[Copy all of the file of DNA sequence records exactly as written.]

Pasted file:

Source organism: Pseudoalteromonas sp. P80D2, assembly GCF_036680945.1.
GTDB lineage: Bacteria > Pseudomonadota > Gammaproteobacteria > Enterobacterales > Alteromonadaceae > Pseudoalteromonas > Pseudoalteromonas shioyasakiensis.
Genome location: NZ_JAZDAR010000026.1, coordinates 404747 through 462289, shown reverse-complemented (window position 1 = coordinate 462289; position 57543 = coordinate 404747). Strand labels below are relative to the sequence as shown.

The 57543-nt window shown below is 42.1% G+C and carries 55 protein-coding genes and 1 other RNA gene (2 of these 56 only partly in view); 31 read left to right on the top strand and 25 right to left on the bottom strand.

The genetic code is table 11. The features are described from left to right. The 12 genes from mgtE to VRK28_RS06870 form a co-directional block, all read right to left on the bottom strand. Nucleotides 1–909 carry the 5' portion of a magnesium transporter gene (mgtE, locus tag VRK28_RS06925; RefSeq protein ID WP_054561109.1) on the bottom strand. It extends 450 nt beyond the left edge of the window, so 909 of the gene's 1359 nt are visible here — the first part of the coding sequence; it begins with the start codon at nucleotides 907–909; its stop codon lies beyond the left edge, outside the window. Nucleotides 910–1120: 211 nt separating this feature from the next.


Source organism: Pseudoalteromonas sp. P80D2, assembly GCF_036680945.1.
GTDB lineage: Bacteria > Pseudomonadota > Gammaproteobacteria > Enterobacterales > Alteromonadaceae > Pseudoalteromonas > Pseudoalteromonas shioyasakiensis.
Genome location: NZ_JAZDAR010000026.1, coordinates 404747 through 462289, shown reverse-complemented (window position 1 = coordinate 462289; position 57543 = coordinate 404747). Strand labels below are relative to the sequence as shown.

The 57543-nt window shown below is 42.1% G+C and carries 55 protein-coding genes and 1 other RNA gene (2 of these 56 only partly in view); 31 read left to right on the top strand and 25 right to left on the bottom strand.

The genetic code is table 11. The features are described from left to right. The 12 genes from mgtE to VRK28_RS06870 form a co-directional block, all read right to left on the bottom strand. Nucleotides 1–909 carry the 5' portion of a magnesium transporter gene (mgtE, locus tag VRK28_RS06925; RefSeq protein ID WP_054561109.1) on the bottom strand. It extends 450 nt beyond the left edge of the window, so 909 of the gene's 1359 nt are visible here — the first part of the coding sequence; it begins with the start codon at nucleotides 907–909; its stop codon lies beyond the left edge, outside the window. Nucleotides 910–1120: 211 nt separating this feature from the next.